WOW : Every meteorite since 861 AD: watch them fall

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posted on May, 8 2013 @ 07:08 PM
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WOW : Every meteorite since 861 AD: watch them fall



Guardian Article


I wish i could embed the animation here on ATS maybe someone more savvy could help
one of the best i have ever seen tbh





It sure puts things into perspective and that's only ones we have discovered and the miniscule amount that have been witnessed..


The recent Russian meteorite makes me think wow what a rare occurrence, but it seems we are bombarded regularly something i have suspected for some time, its just as the reporting and ability to catalog and record directly from witnesses (camera's /mobiles etc) has improved giving us a more accurate picture.

Space is a pretty turbulent place we are probably lucky to have achieved this state of civilization before being wiped out due to the constant hits..... our ancestor where probably not so lucky..
edit on 8/5/13 by Quantum_Squirrel because: Improving Op





posted on May, 8 2013 @ 07:10 PM
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reply to post by Quantum_Squirrel
 


snf for the interesting data Quantum_Squirrel ...



posted on May, 8 2013 @ 07:13 PM
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Originally posted by Ophiuchus 13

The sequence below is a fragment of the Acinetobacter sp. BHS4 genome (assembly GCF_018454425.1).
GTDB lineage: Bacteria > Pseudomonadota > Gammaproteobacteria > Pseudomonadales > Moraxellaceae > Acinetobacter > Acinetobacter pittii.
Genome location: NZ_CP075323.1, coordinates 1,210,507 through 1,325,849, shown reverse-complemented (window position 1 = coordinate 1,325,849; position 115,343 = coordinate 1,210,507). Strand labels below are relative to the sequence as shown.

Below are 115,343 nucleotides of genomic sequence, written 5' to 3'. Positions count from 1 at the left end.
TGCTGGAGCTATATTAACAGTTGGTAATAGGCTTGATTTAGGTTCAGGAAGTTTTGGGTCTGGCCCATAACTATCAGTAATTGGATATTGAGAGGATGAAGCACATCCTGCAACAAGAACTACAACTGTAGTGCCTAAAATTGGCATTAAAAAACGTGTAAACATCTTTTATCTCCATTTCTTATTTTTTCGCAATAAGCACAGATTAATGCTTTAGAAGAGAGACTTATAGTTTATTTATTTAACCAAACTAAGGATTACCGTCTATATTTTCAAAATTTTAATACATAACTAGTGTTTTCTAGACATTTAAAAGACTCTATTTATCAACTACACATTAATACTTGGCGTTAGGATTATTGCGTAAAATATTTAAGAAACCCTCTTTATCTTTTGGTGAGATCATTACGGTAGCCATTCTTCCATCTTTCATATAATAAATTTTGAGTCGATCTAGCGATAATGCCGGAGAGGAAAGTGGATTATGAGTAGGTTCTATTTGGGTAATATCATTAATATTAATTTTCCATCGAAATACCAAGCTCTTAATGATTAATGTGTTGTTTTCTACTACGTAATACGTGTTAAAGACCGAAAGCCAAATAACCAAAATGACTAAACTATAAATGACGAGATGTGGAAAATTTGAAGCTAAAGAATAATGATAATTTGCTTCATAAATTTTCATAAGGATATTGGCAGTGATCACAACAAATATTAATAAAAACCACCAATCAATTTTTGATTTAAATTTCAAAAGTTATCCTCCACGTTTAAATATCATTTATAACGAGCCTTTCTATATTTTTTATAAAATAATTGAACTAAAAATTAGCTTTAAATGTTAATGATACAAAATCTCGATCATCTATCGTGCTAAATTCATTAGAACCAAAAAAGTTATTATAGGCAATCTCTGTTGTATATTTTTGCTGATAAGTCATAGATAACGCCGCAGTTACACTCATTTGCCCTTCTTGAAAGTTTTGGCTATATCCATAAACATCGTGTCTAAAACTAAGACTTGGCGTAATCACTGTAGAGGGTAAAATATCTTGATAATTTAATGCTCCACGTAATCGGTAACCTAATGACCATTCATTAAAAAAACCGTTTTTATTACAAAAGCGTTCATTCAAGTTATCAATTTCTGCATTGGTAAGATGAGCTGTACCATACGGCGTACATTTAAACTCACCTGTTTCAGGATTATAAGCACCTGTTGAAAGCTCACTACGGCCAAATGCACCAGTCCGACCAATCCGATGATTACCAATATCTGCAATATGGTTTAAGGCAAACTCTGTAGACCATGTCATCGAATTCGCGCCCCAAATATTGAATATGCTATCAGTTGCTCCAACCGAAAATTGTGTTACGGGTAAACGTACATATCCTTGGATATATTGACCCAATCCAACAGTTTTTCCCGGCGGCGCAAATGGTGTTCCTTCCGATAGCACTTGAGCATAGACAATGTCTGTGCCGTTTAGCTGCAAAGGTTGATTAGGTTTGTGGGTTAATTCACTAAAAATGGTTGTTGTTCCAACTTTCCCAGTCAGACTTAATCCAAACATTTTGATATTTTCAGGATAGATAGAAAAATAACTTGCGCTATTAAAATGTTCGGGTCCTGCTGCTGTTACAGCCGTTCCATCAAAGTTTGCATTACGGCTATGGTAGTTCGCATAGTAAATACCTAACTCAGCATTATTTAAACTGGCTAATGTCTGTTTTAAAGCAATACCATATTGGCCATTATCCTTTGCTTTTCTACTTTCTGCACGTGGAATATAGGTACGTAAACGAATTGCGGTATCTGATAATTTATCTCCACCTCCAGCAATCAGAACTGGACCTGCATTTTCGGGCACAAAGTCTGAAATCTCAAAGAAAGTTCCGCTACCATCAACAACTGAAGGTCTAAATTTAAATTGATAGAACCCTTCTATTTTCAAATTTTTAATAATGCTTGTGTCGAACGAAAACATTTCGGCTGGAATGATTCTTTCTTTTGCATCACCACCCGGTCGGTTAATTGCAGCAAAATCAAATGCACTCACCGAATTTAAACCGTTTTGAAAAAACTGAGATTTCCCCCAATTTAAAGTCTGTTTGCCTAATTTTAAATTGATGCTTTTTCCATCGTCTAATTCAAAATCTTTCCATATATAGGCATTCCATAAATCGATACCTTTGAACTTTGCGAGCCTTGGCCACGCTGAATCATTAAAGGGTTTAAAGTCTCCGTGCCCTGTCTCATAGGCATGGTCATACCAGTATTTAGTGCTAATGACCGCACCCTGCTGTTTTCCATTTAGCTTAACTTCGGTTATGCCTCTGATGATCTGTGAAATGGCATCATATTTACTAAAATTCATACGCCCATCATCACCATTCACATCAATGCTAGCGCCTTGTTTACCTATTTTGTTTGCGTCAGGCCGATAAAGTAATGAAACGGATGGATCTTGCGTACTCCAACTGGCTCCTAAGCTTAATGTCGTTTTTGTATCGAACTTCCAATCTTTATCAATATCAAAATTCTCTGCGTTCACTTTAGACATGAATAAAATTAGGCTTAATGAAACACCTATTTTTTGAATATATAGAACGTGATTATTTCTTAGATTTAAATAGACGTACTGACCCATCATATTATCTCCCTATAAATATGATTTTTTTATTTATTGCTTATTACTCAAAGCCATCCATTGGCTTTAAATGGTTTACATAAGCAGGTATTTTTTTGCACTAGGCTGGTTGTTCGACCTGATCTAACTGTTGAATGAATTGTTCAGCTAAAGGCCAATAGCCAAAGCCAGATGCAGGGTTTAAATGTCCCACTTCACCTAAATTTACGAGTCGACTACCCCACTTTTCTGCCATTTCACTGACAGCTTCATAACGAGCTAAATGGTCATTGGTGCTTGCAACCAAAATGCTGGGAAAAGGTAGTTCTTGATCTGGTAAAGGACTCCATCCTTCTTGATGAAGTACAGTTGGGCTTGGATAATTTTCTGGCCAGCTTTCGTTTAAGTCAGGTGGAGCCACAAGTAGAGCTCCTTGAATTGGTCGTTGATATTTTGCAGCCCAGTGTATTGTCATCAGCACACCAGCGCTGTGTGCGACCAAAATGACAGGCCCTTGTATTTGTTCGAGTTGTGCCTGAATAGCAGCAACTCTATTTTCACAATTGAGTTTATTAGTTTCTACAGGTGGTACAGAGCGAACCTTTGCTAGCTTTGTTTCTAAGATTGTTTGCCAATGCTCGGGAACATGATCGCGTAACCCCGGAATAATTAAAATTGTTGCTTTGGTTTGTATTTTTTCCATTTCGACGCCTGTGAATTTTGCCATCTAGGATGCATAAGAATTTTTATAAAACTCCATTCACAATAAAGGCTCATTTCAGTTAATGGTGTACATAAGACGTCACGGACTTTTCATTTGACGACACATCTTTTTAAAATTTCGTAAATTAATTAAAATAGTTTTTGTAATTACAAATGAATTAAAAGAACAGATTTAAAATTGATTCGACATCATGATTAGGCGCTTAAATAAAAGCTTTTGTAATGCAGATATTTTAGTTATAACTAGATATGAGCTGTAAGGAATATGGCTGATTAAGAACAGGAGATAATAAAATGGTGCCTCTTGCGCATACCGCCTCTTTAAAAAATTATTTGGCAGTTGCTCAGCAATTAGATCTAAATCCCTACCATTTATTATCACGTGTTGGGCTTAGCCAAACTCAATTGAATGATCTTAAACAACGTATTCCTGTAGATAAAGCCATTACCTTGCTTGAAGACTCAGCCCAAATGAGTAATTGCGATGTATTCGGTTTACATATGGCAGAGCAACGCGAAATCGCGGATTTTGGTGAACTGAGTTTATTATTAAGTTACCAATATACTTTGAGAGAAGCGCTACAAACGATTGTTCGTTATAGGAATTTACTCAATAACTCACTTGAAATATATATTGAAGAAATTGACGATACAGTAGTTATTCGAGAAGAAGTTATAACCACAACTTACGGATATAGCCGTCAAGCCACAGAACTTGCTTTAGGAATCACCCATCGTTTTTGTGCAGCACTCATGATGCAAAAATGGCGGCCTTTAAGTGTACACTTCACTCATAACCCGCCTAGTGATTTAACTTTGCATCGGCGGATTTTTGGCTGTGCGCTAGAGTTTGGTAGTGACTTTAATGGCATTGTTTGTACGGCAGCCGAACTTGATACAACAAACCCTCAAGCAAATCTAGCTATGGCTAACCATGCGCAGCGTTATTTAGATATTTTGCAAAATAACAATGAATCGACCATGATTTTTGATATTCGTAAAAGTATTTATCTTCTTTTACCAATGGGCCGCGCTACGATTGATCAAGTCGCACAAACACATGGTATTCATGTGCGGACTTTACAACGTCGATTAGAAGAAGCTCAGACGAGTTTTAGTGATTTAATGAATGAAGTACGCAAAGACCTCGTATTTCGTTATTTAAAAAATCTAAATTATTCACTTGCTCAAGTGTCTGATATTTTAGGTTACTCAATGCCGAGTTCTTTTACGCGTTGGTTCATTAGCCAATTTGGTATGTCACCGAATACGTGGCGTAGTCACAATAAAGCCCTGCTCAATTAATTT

reply to post by Quantum_Squirrel
 


snf for the interesting data Quantum_Squirrel ...



Why ty sir

I would pay real money if someone could tell me a way of embedding the animation page in my Op.
edit on 8/5/13 by Quantum_Squirrel because: (no reason given)



posted on May, 8 2013 @ 07:28 PM
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reply to post by Quantum_Squirrel
 


I can't help with the video, but wanted say what a cool topic this is.


Is it that we are getting more hits now, or that we are recording them better?



posted on May, 8 2013 @ 07:31 PM
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Watched some sort of science show where this scientist demonstrated how much "stuff" (read: meteorites) fallls from space. All he did was take a garden hose and spray down his roof and collected the runoff. Then he got a magnet and ran it through that runoff and whatever stuck to the magnet came from space. It surprised me how much there actually was.

A lot of stuff falls from the sky...
edit on 8-5-2013 by Terminal1 because: kindle finger slip repairs



posted on May, 8 2013 @ 07:32 PM
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reply to post by Quantum_Squirrel
 


Sorry, there's no way it can be embedded here on ATS. So punters out there will have to click to visit the site. But, its pretty worth it!

Although, please nobody jump to conclusions that there's a massive increase. Don't forget to take into account the rise of print media, the rise in populations and the increase in city size (which would enable a more social environment to discus sightings).

Thanks for posting



posted on May, 8 2013 @ 07:33 PM
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Originally posted by Terminal1
Watched some sort of science show where this scientist demonstrated how much "stuff" (read: meteorites). All he did was take a garden hose and spray down his roof and collected the runoff. Then he got a magnet and ran it through that runoff and whatever stuck to the magnet came from space. It surprised me bow much there actually was.

A lot of stuff falls from the sky...


I read something like that. Somewhere in the tons a year.

Here is a link.